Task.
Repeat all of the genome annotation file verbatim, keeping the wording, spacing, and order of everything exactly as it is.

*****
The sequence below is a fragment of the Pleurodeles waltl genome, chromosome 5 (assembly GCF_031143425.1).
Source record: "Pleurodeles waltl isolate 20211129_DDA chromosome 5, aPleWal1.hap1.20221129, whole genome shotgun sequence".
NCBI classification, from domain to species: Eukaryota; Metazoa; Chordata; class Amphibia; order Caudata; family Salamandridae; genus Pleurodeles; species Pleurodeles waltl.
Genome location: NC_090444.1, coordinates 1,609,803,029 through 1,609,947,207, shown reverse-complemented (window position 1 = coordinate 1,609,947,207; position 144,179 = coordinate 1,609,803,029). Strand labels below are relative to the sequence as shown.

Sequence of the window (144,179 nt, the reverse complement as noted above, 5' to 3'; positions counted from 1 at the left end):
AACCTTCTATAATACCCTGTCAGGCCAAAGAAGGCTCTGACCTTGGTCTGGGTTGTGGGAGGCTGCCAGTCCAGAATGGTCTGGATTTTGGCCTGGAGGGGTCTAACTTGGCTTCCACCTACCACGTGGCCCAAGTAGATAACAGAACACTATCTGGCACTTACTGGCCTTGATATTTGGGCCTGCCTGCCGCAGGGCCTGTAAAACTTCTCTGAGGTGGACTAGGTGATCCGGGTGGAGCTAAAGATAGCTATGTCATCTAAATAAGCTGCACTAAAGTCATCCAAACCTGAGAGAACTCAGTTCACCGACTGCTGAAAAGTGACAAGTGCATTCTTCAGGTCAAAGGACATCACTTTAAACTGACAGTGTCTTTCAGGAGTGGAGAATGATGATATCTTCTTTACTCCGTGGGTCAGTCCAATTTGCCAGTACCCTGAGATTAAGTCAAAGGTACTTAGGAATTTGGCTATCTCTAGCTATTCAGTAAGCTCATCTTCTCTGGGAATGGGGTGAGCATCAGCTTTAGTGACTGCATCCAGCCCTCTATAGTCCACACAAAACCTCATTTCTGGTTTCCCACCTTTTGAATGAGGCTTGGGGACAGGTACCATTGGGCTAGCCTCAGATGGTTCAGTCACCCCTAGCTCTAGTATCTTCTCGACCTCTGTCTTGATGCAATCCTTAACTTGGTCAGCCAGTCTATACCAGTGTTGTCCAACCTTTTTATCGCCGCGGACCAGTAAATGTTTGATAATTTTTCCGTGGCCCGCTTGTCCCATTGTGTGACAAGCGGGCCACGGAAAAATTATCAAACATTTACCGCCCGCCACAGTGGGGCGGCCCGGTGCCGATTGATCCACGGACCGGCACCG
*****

The sequence below is a fragment of the Pleurodeles waltl genome, chromosome 5 (assembly GCF_031143425.1).
Source record: "Pleurodeles waltl isolate 20211129_DDA chromosome 5, aPleWal1.hap1.20221129, whole genome shotgun sequence".
NCBI classification, from domain to species: Eukaryota; Metazoa; Chordata; class Amphibia; order Caudata; family Salamandridae; genus Pleurodeles; species Pleurodeles waltl.
Genome location: NC_090444.1, coordinates 1,609,803,029 through 1,609,947,207, shown reverse-complemented (window position 1 = coordinate 1,609,947,207; position 144,179 = coordinate 1,609,803,029). Strand labels below are relative to the sequence as shown.

Sequence of the window (144,179 nt, the reverse complement as noted above, 5' to 3'; positions counted from 1 at the left end):
AACCTTCTATAATACCCTGTCAGGCCAAAGAAGGCTCTGACCTTGGTCTGGGTTGTGGGAGGCTGCCAGTCCAGAATGGTCTGGATTTTGGCCTGGAGGGGTCTAACTTGGCTTCCACCTACCACGTGGCCCAAGTAGATAACAGAACACTATCTGGCACTTACTGGCCTTGATATTTGGGCCTGCCTGCCGCAGGGCCTGTAAAACTTCTCTGAGGTGGACTAGGTGATCCGGGTGGAGCTAAAGATAGCTATGTCATCTAAATAAGCTGCACTAAAGTCATCCAAACCTGAGAGAACTCAGTTCACCGACTGCTGAAAAGTGACAAGTGCATTCTTCAGGTCAAAGGACATCACTTTAAACTGACAGTGTCTTTCAGGAGTGGAGAATGATGATATCTTCTTTACTCCGTGGGTCAGTCCAATTTGCCAGTACCCTGAGATTAAGTCAAAGGTACTTAGGAATTTGGCTATCTCTAGCTATTCAGTAAGCTCATCTTCTCTGGGAATGGGGTGAGCATCAGCTTTAGTGACTGCATCCAGCCCTCTATAGTCCACACAAAACCTCATTTCTGGTTTCCCACCTTTTGAATGAGGCTTGGGGACAGGTACCATTGGGCTAGCCTCAGATGGTTCAGTCACCCCTAGCTCTAGTATCTTCTCGACCTCTGTCTTGATGCAATCCTTAACTTGGTCAGCCAGTCTATACCAGTGTTGTCCAACCTTTTTATCGCCGCGGACCAGTAAATGTTTGATAATTTTTCCGTGGCCCGCTTGTCCCATTGTGTGACAAGCGGGCCACGGAAAAATTATCAAACATTTACCGCCCGCCACAGTGGGGCGGCCCGGTGCCGATTGATCCACGGACCGGCACCG